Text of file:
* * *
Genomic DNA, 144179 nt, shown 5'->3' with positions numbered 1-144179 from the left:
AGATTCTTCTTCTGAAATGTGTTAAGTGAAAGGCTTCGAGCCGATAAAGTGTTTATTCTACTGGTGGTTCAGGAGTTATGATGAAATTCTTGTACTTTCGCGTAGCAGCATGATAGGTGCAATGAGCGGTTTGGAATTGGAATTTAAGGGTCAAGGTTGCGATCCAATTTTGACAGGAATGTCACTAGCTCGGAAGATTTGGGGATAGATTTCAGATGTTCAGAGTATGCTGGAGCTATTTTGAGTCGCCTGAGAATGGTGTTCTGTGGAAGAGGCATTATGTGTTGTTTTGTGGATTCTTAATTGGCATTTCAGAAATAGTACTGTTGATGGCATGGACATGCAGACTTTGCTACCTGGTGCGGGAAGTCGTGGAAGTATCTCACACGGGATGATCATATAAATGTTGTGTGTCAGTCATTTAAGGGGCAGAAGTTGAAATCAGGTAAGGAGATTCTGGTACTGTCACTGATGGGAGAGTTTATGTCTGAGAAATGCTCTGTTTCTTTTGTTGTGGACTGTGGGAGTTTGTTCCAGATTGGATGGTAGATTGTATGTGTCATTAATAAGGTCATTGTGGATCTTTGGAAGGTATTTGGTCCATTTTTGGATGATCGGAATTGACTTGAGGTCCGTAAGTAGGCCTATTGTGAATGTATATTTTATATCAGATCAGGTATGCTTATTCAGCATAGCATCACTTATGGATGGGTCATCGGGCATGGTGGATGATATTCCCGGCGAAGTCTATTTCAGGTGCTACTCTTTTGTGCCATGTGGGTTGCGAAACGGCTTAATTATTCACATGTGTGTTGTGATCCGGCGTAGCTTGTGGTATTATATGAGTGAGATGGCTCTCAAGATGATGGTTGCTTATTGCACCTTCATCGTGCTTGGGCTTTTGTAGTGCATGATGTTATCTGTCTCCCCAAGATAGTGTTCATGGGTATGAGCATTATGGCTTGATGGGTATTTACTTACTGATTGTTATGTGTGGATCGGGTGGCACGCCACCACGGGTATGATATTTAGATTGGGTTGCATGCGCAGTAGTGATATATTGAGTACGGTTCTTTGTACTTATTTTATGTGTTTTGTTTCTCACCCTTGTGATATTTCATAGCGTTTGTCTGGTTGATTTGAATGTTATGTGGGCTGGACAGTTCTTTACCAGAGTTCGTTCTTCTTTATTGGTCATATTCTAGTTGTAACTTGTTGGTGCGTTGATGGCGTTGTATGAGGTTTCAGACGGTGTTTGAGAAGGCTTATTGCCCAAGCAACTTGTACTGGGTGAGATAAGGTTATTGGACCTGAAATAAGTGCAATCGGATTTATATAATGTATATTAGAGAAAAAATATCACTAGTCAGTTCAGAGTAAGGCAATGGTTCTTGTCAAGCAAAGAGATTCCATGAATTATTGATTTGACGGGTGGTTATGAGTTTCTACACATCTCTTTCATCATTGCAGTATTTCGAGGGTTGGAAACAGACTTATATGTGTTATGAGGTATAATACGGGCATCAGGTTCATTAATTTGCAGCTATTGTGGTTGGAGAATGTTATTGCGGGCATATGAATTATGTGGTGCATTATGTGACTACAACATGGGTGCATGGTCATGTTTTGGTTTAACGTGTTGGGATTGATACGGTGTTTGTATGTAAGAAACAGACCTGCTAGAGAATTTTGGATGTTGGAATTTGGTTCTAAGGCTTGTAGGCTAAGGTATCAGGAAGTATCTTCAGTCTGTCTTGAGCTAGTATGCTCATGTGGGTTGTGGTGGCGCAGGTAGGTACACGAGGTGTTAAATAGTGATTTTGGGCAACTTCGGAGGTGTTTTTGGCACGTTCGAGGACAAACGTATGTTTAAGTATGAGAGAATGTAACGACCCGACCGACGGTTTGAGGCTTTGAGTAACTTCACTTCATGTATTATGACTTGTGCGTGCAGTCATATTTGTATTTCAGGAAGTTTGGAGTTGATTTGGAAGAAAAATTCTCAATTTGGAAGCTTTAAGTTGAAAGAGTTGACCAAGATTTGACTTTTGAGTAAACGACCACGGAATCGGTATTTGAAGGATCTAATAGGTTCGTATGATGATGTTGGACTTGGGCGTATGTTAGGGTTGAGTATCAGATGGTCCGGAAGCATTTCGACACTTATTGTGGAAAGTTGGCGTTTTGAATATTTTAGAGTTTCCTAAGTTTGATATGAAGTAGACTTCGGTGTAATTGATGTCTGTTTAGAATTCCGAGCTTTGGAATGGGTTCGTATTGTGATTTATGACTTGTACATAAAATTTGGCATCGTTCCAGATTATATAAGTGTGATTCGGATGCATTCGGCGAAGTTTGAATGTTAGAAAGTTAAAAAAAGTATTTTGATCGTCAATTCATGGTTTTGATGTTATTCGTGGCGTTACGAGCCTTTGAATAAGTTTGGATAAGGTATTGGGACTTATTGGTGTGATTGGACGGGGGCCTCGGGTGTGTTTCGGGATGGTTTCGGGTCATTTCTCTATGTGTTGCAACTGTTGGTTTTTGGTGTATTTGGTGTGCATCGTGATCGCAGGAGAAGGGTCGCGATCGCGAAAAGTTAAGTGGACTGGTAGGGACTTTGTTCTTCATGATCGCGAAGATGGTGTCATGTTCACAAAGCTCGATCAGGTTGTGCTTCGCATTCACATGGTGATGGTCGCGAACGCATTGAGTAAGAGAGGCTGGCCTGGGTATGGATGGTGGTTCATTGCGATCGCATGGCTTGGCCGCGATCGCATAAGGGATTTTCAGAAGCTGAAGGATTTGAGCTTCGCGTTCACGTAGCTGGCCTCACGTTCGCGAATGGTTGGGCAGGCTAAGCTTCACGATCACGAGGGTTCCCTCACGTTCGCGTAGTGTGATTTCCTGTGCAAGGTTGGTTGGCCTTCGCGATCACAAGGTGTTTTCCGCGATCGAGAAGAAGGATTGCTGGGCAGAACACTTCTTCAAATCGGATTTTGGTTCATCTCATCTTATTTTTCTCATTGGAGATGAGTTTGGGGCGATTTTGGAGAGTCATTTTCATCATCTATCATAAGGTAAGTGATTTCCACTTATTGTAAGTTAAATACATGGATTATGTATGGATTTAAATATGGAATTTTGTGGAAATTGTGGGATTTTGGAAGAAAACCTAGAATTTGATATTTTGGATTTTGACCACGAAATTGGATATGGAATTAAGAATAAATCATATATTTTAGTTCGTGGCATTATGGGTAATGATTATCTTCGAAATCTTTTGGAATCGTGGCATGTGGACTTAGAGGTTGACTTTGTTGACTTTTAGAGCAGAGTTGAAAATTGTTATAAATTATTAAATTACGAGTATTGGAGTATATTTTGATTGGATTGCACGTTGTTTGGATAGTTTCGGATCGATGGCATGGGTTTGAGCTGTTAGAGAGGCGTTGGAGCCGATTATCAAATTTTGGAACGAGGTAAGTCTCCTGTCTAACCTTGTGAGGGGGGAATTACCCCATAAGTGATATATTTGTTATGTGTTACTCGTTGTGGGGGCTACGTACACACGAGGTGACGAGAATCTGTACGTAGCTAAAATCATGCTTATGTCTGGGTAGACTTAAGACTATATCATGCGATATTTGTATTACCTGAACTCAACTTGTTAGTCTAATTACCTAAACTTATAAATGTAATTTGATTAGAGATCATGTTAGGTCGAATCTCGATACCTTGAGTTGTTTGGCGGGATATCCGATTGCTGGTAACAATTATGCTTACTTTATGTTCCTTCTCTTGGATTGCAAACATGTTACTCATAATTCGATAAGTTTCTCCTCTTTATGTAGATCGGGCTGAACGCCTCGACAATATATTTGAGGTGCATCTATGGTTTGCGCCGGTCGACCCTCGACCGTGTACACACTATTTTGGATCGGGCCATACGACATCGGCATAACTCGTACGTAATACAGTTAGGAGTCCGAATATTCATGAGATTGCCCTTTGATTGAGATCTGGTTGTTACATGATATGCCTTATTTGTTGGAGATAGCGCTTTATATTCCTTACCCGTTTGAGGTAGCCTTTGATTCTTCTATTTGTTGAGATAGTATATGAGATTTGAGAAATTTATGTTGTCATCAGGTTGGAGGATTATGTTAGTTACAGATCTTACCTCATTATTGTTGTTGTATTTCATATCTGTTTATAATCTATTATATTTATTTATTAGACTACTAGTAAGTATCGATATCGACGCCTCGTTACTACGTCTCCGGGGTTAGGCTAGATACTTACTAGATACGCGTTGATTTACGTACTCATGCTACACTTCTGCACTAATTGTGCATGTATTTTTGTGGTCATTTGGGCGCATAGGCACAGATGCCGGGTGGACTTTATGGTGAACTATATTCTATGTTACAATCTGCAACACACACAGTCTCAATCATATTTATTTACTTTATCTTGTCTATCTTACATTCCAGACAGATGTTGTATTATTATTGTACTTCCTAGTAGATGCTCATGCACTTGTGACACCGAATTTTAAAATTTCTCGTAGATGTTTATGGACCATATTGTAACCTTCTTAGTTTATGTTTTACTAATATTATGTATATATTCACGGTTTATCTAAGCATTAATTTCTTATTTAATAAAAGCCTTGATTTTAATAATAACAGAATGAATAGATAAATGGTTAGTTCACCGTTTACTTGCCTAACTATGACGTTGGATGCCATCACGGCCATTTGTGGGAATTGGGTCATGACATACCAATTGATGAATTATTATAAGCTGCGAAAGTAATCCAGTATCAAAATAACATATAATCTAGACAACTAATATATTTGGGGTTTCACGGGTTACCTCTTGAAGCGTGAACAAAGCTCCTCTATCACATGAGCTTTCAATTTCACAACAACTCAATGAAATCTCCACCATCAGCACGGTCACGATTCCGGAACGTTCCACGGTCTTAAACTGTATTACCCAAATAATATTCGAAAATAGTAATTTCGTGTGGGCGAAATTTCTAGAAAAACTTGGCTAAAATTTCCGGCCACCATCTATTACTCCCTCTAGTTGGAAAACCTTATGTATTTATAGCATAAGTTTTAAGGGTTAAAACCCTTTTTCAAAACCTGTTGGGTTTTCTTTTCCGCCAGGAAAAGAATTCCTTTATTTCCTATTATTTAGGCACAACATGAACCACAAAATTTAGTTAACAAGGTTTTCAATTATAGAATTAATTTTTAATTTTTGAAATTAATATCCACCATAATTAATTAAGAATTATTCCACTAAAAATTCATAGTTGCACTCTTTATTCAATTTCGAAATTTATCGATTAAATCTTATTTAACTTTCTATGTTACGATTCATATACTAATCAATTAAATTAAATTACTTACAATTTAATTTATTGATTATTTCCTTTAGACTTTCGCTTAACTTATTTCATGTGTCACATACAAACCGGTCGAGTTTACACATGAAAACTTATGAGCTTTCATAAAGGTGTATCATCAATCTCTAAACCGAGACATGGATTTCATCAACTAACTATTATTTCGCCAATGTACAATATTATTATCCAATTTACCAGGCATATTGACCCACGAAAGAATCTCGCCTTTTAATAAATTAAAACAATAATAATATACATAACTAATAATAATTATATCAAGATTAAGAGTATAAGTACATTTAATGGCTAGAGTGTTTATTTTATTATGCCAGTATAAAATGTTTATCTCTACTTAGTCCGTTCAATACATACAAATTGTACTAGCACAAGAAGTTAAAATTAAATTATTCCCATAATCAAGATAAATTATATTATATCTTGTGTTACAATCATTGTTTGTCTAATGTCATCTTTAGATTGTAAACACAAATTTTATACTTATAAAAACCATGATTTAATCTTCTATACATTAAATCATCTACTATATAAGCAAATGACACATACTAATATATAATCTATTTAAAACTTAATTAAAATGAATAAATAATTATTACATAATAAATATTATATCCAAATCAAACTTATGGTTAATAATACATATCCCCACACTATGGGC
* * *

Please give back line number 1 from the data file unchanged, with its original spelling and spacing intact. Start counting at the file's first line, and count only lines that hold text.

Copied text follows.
Genomic DNA, 144179 nt, shown 5'->3' with positions numbered 1-144179 from the left: